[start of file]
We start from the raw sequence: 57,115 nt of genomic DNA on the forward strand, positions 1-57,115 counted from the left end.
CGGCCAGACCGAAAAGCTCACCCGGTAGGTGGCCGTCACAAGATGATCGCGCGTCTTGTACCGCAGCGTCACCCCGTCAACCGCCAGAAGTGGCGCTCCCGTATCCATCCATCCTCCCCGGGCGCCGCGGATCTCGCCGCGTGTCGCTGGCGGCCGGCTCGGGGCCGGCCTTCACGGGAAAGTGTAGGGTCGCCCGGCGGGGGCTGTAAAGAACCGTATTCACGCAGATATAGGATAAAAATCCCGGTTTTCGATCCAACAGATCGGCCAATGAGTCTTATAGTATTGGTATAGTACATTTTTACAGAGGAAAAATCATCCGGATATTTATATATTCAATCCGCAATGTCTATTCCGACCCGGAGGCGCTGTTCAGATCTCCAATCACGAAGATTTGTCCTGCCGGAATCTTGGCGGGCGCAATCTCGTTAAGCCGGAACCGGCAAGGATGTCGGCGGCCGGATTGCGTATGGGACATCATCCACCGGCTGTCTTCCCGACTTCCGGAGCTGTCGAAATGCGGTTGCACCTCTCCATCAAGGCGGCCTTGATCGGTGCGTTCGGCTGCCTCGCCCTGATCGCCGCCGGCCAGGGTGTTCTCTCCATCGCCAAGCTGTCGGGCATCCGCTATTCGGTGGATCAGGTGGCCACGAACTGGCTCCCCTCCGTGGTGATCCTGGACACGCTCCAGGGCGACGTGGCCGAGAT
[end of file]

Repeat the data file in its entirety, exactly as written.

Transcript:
We start from the raw sequence: 57,115 nt of genomic DNA on the forward strand, positions 1-57,115 counted from the left end.
CGGCCAGACCGAAAAGCTCACCCGGTAGGTGGCCGTCACAAGATGATCGCGCGTCTTGTACCGCAGCGTCACCCCGTCAACCGCCAGAAGTGGCGCTCCCGTATCCATCCATCCTCCCCGGGCGCCGCGGATCTCGCCGCGTGTCGCTGGCGGCCGGCTCGGGGCCGGCCTTCACGGGAAAGTGTAGGGTCGCCCGGCGGGGGCTGTAAAGAACCGTATTCACGCAGATATAGGATAAAAATCCCGGTTTTCGATCCAACAGATCGGCCAATGAGTCTTATAGTATTGGTATAGTACATTTTTACAGAGGAAAAATCATCCGGATATTTATATATTCAATCCGCAATGTCTATTCCGACCCGGAGGCGCTGTTCAGATCTCCAATCACGAAGATTTGTCCTGCCGGAATCTTGGCGGGCGCAATCTCGTTAAGCCGGAACCGGCAAGGATGTCGGCGGCCGGATTGCGTATGGGACATCATCCACCGGCTGTCTTCCCGACTTCCGGAGCTGTCGAAATGCGGTTGCACCTCTCCATCAAGGCGGCCTTGATCGGTGCGTTCGGCTGCCTCGCCCTGATCGCCGCCGGCCAGGGTGTTCTCTCCATCGCCAAGCTGTCGGGCATCCGCTATTCGGTGGATCAGGTGGCCACGAACTGGCTCCCCTCCGTGGTGATCCTGGACACGCTCCAGGGCGACGTGGCCGAGAT